“At 13 years old, the message from our culture was clear to me,” she said. “I felt the need to cover my body and to inhibit my expression and my work in order to send my own message to the world that I’m someone worthy of safety and respect. The response to my expression, from small comments about my body to more threatening deliberate statements, served to control my behavior through an environment of sexual terrorism.”

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Natalie Portman, at 13, experienced ‘sexual terrorism’

Natalie Portman said experiencing “sexual terrorism” at the age of 13 made her feel the need to cover her body and inhibit expression.

The award-winning actress shared her traumatic experience Saturday while addressing a crowd of thousands gathered in downtown Los Angeles for the Women’s March.

Portman remembered turning 12 on the set of “Léon: The Professional.” It was her first film. She played a young girl who befriended a hit man in hopes of avenging the murder of her parents, she said.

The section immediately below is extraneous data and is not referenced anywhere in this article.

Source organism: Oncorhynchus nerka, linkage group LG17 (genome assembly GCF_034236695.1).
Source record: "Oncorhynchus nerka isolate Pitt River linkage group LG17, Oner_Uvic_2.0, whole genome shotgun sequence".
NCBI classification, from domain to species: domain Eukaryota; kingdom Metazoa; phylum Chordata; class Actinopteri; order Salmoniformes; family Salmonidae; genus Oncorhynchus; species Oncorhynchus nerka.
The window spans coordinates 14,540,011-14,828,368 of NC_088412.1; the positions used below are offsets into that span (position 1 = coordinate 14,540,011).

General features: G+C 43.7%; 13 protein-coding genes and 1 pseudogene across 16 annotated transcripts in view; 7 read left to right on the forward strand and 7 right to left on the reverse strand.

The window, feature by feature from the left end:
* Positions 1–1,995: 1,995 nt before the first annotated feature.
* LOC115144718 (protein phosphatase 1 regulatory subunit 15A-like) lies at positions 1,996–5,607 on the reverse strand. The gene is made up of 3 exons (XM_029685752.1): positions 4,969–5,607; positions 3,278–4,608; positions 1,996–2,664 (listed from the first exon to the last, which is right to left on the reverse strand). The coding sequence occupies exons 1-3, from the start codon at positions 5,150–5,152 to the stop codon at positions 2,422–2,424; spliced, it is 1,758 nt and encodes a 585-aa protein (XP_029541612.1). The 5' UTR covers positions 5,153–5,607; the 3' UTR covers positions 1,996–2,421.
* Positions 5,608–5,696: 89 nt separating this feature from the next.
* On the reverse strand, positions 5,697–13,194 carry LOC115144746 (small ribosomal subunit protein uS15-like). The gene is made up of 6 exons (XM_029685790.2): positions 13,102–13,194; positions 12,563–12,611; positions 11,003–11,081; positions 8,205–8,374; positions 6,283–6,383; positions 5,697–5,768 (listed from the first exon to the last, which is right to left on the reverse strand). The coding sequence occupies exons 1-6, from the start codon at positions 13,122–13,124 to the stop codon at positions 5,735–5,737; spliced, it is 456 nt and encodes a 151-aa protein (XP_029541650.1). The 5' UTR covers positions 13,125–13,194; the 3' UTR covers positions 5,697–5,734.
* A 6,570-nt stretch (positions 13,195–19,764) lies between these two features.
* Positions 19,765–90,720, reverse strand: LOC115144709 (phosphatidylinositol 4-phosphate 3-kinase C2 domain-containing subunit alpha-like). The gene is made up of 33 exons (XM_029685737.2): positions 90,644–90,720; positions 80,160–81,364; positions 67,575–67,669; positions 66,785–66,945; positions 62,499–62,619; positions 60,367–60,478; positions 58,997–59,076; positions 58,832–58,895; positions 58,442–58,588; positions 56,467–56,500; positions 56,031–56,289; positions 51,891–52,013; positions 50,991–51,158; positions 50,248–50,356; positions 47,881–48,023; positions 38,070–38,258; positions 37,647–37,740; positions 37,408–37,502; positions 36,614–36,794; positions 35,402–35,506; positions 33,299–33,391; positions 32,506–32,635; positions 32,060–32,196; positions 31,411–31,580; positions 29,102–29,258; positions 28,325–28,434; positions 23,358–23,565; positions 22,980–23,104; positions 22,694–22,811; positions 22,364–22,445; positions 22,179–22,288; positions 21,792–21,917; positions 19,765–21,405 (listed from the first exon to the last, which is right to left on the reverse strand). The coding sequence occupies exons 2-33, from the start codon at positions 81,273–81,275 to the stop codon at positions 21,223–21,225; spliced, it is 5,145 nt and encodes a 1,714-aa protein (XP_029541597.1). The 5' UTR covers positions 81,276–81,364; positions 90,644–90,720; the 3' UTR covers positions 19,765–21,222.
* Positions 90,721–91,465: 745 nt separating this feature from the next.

A year later, when the movie was released, she opened her first fan letter. It was a “rape fantasy” from a man.

“A countdown was started on my local radio show to my 18th birthday — euphemistically the date that I would be legal to sleep with,” she said. “Movie reviewers talked about my budding breasts in reviews. I understood very quickly, even as a 13-year-old, that if I were to express myself sexually I would feel unsafe and that men would feel entitled to discuss and objectify my body to my great discomfort.”

Portman said she adjusted her behavior, rejected roles with kissing scenes and emphasized her “bookish and serious” side. She built a reputation as a “prudish, conservative, nerdy, serious” young woman in order to feel her body was safe and her voice heard.

“At 13 years old, the message from our culture was clear to me,” she said. “I felt the need to cover my body and to inhibit my expression and my work in order to send my own message to the world that I’m someone worthy of safety and respect. The response to my expression, from small comments about my body to more threatening deliberate statements, served to control my behavior through an environment of sexual terrorism.”